IN Bound Marketing

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Northeast Wisconsin companies find success attracting new audiences through latest marketing trend

By Sean Fitzgerald, New North B2B publisher

One of Appleton-based Weidert Group’s most recent success stories comes from a specialty manufacturer in Pennsylvania whose estimators are busy preparing bids on proposal requests it didn’t even seek. The manufacturer is literally attracting these job contracts.

What’s more, said Weidert president Greg Linnemanstons, is that neither he or any of his colleagues from the Weidert staff have ever met face to face with this promising client.

Sounds like a far stretch from the time when businesses would cast out a wide net to promote their product or service, wait a few weeks, and then reel in the net to determine how many fish were caught.

Welcome to the world of inbound marketing, a distinct change in paradigm from the longstanding pedagogy of traditional marketing in which one passively pursues an intended audience of clients and hopes such pursuit will ultimately result in a sale.

Inbound marketing is about actively attracting an audience of potential customers that wants your products and services by freely sharing information they crave.

It’s not about driving traffic to your website, at least not in the sense of driving a herd of cattle to market. Mention the phrase “driving traffic” to Linnemanstons during a discussion of inbound marketing and he’s likely to pause the conversation temporarily for clarification.

“You don’t drive traffic anywhere on a web site. You attract it,” said Linnemanstons, who speaks to audiences of marketers across northeast Wisconsin and beyond extolling the virtues of this contemporary age of attracting audiences of would-be clients. His firm, Weidert Group, became students of inbound marketing – first learning to use it to attract clients to its marketing agency, then using its evolving practice to help its clients achieve similar results in attracting new business.

“I had an epiphany that this is the direction that marketing is heading,” he noted.

What’s fueling the trend toward inbound marketing?

Consumer behaviors have changed to the point in which most major buying decisions – whether business or personal – will at one point involve a search on the Internet to research that purchase and often seek out reviews from others. Such a search could turn up a passing comment on Twitter, a more carefully thought out perspective from an individual writing on a blog, or information directly from the web site for the provider of the purchase under consideration.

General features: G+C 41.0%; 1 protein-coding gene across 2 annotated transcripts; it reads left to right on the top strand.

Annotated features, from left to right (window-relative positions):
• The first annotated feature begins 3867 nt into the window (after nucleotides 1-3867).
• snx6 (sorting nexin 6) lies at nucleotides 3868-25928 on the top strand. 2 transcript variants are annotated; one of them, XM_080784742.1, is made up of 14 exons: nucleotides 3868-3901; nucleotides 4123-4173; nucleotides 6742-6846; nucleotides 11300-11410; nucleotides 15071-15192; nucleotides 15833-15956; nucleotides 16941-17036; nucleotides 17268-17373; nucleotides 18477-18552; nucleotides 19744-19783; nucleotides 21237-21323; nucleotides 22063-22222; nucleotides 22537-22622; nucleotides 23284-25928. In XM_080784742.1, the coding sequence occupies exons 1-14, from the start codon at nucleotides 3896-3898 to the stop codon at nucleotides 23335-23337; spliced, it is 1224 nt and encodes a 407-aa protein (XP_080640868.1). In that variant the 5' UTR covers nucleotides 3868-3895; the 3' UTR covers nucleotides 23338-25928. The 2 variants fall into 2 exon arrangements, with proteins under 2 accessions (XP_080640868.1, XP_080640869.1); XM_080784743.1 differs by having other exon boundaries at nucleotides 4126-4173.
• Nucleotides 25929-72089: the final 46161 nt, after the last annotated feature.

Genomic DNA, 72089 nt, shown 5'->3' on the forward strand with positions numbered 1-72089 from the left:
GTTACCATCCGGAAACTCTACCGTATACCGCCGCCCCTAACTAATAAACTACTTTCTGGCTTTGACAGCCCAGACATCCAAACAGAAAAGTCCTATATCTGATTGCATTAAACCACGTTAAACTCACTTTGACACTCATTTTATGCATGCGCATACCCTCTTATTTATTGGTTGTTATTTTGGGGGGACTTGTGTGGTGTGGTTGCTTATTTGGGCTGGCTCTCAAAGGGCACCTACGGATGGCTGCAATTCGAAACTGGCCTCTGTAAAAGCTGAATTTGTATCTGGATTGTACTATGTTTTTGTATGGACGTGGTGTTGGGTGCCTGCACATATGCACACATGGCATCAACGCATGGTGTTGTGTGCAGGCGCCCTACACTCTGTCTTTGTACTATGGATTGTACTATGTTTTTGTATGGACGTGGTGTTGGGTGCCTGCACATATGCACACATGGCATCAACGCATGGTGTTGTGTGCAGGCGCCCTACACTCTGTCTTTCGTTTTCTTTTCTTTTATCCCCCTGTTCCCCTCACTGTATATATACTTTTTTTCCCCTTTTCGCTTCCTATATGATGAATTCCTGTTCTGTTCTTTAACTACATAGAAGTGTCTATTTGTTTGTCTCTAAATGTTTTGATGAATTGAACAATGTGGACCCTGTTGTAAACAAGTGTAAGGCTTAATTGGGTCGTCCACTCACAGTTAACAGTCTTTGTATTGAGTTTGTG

Google itself recognizes this trend, and is continually modifying its search parameters to genuinely help those researching a topic. That means Google is measuring interactions through social media, rewarding authentic content with higher rankings, and penalizing those who attempt to disingenuously circumvent its search algorithms.

As a result, optimizing your web site to show up in searches is critical for inbound marketing to demonstrate success.

“You better show up on a search, or you’ve put a wall up around yourself, and you’re missing most of the traffic (that should be going to your web site),” Linnemanstons said.

Getting started

Inbound marketing involves lots of moving parts – not always moving in the same direction – so coordination of efforts might feel a bit tricky. Don’t fret, though. Assembling and executing an inbound marketing strategy takes time and needs to evolve as your business is able to expend marketing resources.

“The analogy we use for inbound marketing is that it’s like becoming physically fit,” Linnemanstons said, noting one has to balance eating right, improving exercise, cutting back on bad habits – all modestly at first – before meaningful results can eventually be demonstrated.

The key to attracting interest in one’s web site – and ultimately in your company’s product or service – is generating original, authentic content with regular frequency. Linnemanstons said clients often aren’t sure what they’d write about in a blog post, or worry that they’d have to invent a topic simply to develop content. It’s not that tough, regardless of whether you’re selling the hottest new lawn and gardening tool or selling a product as seemingly esoteric as parts for the quill housing assembly on a millworking machine. Just write blog posts answering the common questions customers ask when your firm’s sales representatives are out calling on clients. The well-thought-out responses to those inquiries are precisely the kind of content that will attract the audience of customers you want.

Be open and be honest with the content you share, Linnemanstons said. He said too many people worry about revealing “industry secrets” they believe they found which might help competitors improve their standing.

“People worried about giving away proprietary information in this day and age are looking the wrong direction,” he noted.

Social media tools such as LinkedIn, Facebook and Twitter – the predominant platforms on the web, though others can be just as effective for certain audiences – serve as the avenue for sharing and delivering content to your targeted audience on the Web.

Once an intended audience visits a blog or visits your site, they become a potential lead – they’re attracted to the content you’re willing to share, and chances are, they want more. Offering some call to action, whether it’s a download, an opportunity to receive regular updates through email, or another promotion allows you to collect ever-valuable contact information for these qualified sales leads, Linnemanstons noted.

From that point, converting the leads to actual sales can take any number of forms, including more traditional outreach by phone or a visit in person. Remember, these aren’t cold calls – these prospects have already demonstrated a high degree of interest in the content you’ve provided online, and likely in the product or service you provide as well.

Ministering to those lacking faith